Shipping containers lost at sea

Published on February 10th, 2015

Shipping containers lost at sea from ships are like growlers lurking on the world’s busiest shipping routes, says an official report, and there are more and more of them. Yachting World’s Elaine Bunting reports…

When you are offshore and looking at empty water stretching all around, the odds of running into something barely visible seem very slim. Yet the hazard is common enough to warrant its own yachting acronym in France. There they are called UFOs: unidentified floating objects, and chief among them these days are shipping containers lost at sea.

Sometimes these UFOs are marine creatures, basking sharks or whales mostly, identified perhaps by blood in the water from the injured animals. It’s sad and gruesome, dangerous on both sides and very difficult to prevent.

Statistically, though, perhaps a greater risk is from semi-submerged container lost overboard from a ship. The Office of National Marine Sanctuaries, a department of US oceanography and weather body NOAA, published an extensive report on the loss of shipping containers worldwide. It makes for chilling reading.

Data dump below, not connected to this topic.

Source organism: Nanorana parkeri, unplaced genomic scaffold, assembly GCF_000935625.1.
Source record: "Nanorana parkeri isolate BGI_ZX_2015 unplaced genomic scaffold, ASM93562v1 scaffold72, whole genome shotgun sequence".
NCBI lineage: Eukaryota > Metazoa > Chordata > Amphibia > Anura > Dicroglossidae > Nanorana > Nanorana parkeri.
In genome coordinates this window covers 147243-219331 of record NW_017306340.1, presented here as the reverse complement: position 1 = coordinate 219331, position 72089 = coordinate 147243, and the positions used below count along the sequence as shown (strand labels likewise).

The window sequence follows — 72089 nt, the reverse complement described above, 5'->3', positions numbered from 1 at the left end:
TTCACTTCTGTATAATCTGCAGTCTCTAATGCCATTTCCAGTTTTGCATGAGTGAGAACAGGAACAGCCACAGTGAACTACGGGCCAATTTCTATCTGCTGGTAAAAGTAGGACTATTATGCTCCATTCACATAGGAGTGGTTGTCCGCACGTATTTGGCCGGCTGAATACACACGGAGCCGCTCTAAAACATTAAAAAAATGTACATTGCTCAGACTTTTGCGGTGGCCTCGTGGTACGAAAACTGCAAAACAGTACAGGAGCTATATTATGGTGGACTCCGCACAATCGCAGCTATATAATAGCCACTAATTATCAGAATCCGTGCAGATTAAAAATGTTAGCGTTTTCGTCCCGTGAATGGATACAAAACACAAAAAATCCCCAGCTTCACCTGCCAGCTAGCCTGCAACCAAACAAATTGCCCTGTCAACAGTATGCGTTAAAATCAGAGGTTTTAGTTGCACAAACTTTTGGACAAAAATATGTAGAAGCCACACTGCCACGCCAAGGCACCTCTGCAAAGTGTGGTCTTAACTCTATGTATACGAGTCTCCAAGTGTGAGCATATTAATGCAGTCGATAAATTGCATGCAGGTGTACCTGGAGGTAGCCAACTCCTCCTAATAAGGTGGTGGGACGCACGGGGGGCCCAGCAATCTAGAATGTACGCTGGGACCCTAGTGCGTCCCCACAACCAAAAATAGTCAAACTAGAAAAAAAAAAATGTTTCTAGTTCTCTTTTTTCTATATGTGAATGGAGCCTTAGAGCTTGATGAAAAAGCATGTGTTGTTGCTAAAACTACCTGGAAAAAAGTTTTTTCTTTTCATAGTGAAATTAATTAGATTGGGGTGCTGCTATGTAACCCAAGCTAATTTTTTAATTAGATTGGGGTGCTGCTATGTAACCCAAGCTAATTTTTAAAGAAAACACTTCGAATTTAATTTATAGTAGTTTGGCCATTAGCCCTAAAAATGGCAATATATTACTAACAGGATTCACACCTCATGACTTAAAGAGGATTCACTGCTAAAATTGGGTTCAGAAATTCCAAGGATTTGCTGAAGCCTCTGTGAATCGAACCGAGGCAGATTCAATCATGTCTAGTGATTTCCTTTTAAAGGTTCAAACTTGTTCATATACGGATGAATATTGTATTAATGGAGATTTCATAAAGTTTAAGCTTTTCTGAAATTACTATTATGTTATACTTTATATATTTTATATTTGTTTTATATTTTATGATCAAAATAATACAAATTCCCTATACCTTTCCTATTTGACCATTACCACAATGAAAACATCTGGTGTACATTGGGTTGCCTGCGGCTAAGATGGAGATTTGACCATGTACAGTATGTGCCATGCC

The report notes that containerised maritime trade ‘grew eight-fold from 1985 to 2007, and worldwide there are now approximately 5 to 6 million containers in transit at any given moment.’ An estimated 10,000 shipping containers fall from ships every year.

The reasons for these losses are rough weather, inadequate or faulty securing systems, and (quite often) miscalculations of container weights when a ship is being loaded. The latter was a contributory factor in the loss of the MSC Napoli off the Devon coast in 2007. Around a fifth of the 660 containers on the deck of the ship were found to be heavier than their declared weights, some by as much as 20 metric tonnes.

I had always assumed that anything but an empty container would sink reasonably quickly if it were lost overboard, but that’s not the case, and the report has some worrying conclusions. – Read on

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